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A little under a year ago, I filed my first provisional patent (in the USA) with a very small group of people. Recently, it came to my attention that one of the co-inventors has added a bunch of other people as co-inventors to the patent. I find it very strange that (i) I was not consulted about this, and (ii) on the topic of these matters I was not cc'ed on any of the email to/from the patent law firm that is handling the patent application for us.

My question is twofold: firstly, is it legal? I.e., does any co-inventor have the power to add other co-inventors without the consent of other people listed on the patent? Secondly, is this acceptable behavior? Personally, I find it very strange and I feel a bit upset, but I am also very new to patents, so I might have the wrong expectations for how this usually works. Since it is still in the provisional stage, I could probably object and try to counter this move, but I first wanted to get a better sense of whether what they did is strange or not.

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    "A company is handling for us" ?? I hope it is a patent law firm that is handling it for you. Can you provide more details about the creation and filing of the provisional application? Do you have a written agreement among the inventors as to ownership and control of the patent that might issue?
    – George White
    Sep 8 at 18:10
  • @GeorgeWhite Thank you for the questions. (1) Indeed, I should have written 'patent law firm'; this has been fixed now. (2) I do not think there has been a written agreement that explicitly specified that. On the provisional patent we all appeared on the same footing, and there was no separate document for ownership etc. Sep 8 at 18:16
  • When a patent issues all of the listed inventors have equal and complete rights under the patent. That means they can all start competing companies making the invention (assuming no other barriers), that each can offer non-exclusive licenses to others and that no one can give a license with any form of exclusivity. No need to share proceeds. It is a mess. If you all work for the same company and all assign rights to the company there is no problem. Independent inventors normally all assign all their rights to a corp., LLC, or ordinary partnership with agreed upon ownership and control.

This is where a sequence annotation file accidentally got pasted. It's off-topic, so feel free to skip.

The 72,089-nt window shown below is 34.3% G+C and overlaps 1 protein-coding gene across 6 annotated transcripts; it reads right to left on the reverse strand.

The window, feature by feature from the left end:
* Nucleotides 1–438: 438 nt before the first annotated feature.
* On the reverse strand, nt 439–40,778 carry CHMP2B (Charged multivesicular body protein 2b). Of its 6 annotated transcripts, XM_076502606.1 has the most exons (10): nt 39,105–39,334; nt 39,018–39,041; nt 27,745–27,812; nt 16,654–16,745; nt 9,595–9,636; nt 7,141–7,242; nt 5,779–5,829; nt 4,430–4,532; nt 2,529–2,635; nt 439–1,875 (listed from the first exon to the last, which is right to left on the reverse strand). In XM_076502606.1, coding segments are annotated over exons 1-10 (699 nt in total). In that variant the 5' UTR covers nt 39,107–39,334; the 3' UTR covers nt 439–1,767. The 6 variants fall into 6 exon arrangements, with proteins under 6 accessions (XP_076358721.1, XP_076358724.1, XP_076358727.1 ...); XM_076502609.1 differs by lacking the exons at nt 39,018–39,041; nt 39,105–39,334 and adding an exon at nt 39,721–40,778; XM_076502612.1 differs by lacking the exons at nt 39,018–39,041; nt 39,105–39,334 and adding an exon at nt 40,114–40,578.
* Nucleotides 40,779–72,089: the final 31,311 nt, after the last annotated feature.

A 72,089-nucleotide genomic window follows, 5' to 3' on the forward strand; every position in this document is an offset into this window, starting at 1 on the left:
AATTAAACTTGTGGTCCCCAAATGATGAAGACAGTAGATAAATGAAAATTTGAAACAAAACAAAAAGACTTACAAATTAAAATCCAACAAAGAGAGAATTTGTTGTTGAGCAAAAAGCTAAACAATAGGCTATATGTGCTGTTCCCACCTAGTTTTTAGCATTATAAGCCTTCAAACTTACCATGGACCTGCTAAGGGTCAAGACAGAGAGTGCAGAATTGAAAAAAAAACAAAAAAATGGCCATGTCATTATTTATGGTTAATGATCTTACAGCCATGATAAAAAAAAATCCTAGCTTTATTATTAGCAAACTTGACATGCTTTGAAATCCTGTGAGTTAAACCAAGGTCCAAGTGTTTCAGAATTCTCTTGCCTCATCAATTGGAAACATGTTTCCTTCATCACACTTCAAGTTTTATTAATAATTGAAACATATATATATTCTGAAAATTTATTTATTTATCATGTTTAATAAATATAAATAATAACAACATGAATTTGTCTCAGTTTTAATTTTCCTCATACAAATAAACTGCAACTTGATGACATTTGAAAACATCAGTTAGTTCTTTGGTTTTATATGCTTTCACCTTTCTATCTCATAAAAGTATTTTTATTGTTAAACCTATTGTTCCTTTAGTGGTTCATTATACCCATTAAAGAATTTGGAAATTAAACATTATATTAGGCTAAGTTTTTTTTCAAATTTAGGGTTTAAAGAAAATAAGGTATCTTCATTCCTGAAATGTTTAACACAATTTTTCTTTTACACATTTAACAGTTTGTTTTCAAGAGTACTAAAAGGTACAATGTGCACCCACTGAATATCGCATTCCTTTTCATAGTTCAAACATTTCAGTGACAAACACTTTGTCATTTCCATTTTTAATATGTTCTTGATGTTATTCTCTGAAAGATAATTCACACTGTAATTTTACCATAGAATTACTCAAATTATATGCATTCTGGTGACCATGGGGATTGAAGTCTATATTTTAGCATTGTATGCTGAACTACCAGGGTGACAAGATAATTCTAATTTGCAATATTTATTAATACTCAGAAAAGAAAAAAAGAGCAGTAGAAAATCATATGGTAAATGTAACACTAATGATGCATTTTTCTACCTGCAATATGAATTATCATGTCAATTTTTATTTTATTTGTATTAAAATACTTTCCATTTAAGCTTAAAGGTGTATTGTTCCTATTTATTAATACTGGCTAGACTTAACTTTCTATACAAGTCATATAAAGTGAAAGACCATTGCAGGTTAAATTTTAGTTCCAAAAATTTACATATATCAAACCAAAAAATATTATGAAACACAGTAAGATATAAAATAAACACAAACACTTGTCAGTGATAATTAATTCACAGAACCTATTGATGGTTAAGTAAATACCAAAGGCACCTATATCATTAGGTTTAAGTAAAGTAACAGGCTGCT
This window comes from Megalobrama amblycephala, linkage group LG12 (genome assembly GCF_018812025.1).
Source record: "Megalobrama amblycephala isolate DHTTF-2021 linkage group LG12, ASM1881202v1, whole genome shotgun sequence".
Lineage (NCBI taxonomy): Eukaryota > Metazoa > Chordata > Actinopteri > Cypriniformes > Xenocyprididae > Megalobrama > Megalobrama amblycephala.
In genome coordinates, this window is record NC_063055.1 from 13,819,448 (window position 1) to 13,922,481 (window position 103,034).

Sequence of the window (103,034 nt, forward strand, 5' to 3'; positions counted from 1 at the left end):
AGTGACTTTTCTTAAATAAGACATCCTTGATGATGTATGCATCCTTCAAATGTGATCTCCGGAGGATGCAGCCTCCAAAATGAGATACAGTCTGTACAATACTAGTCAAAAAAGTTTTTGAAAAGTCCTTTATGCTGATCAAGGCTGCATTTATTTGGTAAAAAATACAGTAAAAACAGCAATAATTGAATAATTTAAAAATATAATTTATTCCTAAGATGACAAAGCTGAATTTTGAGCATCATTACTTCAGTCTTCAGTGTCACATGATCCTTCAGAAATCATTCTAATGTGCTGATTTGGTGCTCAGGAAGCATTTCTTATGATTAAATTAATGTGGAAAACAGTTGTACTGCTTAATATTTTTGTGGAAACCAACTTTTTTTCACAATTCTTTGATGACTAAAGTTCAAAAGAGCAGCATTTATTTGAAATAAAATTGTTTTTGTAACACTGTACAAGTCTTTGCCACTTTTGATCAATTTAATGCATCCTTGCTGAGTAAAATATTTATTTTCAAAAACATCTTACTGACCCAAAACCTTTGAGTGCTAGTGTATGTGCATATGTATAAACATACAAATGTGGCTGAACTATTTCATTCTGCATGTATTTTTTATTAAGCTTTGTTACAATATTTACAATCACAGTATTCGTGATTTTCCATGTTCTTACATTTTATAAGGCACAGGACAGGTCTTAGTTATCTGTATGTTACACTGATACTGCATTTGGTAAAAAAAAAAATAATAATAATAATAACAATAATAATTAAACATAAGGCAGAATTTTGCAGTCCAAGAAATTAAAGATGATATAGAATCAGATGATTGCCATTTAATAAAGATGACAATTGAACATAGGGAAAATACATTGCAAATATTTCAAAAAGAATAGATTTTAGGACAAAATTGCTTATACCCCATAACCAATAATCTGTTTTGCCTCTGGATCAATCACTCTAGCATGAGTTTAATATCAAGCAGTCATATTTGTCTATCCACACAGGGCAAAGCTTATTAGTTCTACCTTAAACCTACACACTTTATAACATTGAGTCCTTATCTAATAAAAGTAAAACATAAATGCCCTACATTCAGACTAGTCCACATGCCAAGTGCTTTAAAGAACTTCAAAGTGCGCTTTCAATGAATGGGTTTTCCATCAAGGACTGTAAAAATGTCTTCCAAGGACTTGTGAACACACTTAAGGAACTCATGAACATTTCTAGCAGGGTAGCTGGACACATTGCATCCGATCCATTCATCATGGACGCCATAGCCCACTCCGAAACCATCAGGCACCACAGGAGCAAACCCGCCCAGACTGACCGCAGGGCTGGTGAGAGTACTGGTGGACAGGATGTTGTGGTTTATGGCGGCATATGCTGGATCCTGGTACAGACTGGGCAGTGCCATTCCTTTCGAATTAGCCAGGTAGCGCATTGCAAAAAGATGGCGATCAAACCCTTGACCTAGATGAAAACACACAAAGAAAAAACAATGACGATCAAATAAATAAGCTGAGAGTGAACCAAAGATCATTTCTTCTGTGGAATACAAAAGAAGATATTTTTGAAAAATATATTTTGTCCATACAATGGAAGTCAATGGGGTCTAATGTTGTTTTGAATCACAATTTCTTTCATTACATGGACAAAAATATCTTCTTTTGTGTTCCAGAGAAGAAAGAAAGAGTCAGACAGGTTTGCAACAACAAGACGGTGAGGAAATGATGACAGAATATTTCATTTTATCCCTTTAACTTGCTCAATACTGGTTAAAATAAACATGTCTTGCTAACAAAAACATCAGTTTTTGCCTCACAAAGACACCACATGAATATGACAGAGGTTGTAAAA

– George White
    Sep 8 at 20:04
  • Attorneys deal with clients and it is their clients’ interest they protect. If you do not collectively constitute an entity the group can’t really be the client. Who is the actual client? One individual with written permission to represent the group?
    – George White
    Sep 8 at 20:10
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I'll preface this with stating I am not a lawyer so I'll avoid commenting on what is "legal". You have filed a provisional patent application. There is no such thing as a provisional patent. Provisional applications never become patents on their own. You and your co-inventors will need to file a non-provisional application which will have claims.

To be an legitimate inventor, a person needs to be responsible for the content of at least one of the claims. Just working hard isn't enough. Taking lots of data isn't enough. Being a great team member isn't enough. The patent attorney drafting the non-provisional application should be able to help determine the actual inventors. Each inventor should be able to point to at least one claim and be able to justify that it wouldn't exist without their contribution.

If you are working for a company it probably doesn't much matter because the company will probably own the rights to the patent. However if you and your co-inventors are working independently of a company you really need to consider your relationship with regards to ownership of the technology and have a legal agreement drafted.

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